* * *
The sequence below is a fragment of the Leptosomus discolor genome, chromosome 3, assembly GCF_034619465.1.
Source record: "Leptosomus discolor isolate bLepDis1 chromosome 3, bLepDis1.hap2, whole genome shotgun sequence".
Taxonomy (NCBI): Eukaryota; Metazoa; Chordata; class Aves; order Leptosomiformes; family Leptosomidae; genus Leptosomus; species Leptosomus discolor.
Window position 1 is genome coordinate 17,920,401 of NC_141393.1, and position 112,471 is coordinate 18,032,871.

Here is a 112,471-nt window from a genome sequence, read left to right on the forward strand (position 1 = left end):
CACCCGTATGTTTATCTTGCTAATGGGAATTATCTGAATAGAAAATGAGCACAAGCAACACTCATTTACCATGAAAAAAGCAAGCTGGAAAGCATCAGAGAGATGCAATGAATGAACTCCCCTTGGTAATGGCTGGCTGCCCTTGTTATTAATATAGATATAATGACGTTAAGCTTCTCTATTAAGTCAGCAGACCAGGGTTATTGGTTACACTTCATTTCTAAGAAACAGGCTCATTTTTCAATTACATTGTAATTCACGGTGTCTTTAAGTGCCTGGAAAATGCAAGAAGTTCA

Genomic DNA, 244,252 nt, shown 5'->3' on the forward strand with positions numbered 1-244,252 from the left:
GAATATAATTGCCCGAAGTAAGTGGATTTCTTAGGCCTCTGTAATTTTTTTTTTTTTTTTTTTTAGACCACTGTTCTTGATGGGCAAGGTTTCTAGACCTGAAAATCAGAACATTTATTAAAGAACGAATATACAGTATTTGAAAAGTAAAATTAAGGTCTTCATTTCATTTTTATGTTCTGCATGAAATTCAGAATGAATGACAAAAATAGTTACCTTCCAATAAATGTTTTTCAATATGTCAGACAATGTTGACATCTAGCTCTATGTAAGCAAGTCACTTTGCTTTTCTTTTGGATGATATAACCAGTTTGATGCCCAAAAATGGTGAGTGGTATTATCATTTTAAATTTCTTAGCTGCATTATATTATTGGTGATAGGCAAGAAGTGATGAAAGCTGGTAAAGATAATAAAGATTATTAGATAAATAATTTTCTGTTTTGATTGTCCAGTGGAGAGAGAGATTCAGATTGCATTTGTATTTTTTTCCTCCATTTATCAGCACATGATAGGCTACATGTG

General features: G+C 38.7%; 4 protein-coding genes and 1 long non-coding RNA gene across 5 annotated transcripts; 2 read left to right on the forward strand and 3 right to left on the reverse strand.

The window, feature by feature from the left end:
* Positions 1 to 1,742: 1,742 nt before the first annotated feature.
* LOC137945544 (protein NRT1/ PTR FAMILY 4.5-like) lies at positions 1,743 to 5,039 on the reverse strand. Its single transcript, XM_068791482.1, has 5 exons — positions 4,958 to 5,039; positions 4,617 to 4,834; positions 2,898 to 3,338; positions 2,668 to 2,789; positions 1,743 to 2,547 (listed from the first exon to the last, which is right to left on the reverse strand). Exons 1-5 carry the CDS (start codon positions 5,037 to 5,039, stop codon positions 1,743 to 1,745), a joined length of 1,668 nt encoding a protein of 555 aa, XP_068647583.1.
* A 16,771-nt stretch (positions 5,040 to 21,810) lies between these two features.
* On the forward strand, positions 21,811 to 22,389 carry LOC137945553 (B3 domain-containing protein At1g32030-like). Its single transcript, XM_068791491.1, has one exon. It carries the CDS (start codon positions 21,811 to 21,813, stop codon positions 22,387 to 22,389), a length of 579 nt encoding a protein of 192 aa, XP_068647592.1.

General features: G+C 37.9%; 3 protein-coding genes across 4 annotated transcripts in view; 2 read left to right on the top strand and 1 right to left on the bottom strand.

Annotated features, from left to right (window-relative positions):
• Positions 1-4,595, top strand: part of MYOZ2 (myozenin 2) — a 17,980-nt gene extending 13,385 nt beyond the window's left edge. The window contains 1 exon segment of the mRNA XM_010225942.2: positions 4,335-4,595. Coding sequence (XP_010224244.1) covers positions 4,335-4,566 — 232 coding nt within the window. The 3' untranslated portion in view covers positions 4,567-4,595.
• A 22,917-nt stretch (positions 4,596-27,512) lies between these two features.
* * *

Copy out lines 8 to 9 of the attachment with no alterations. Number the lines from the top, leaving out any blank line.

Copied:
GAATATAATTGCCCGAAGTAAGTGGATTTCTTAGGCCTCTGTAATTTTTTTTTTTTTTTTTTTTAGACCACTGTTCTTGATGGGCAAGGTTTCTAGACCTGAAAATCAGAACATTTATTAAAGAACGAATATACAGTATTTGAAAAGTAAAATTAAGGTCTTCATTTCATTTTTATGTTCTGCATGAAATTCAGAATGAATGACAAAAATAGTTACCTTCCAATAAATGTTTTTCAATATGTCAGACAATGTTGACATCTAGCTCTATGTAAGCAAGTCACTTTGCTTTTCTTTTGGATGATATAACCAGTTTGATGCCCAAAAATGGTGAGTGGTATTATCATTTTAAATTTCTTAGCTGCATTATATTATTGGTGATAGGCAAGAAGTGATGAAAGCTGGTAAAGATAATAAAGATTATTAGATAAATAATTTTCTGTTTTGATTGTCCAGTGGAGAGAGAGATTCAGATTGCATTTGTATTTTTTTCCTCCATTTATCAGCACATGATAGGCTACATGTG

General features: G+C 38.7%; 4 protein-coding genes and 1 long non-coding RNA gene across 5 annotated transcripts; 2 read left to right on the forward strand and 3 right to left on the reverse strand.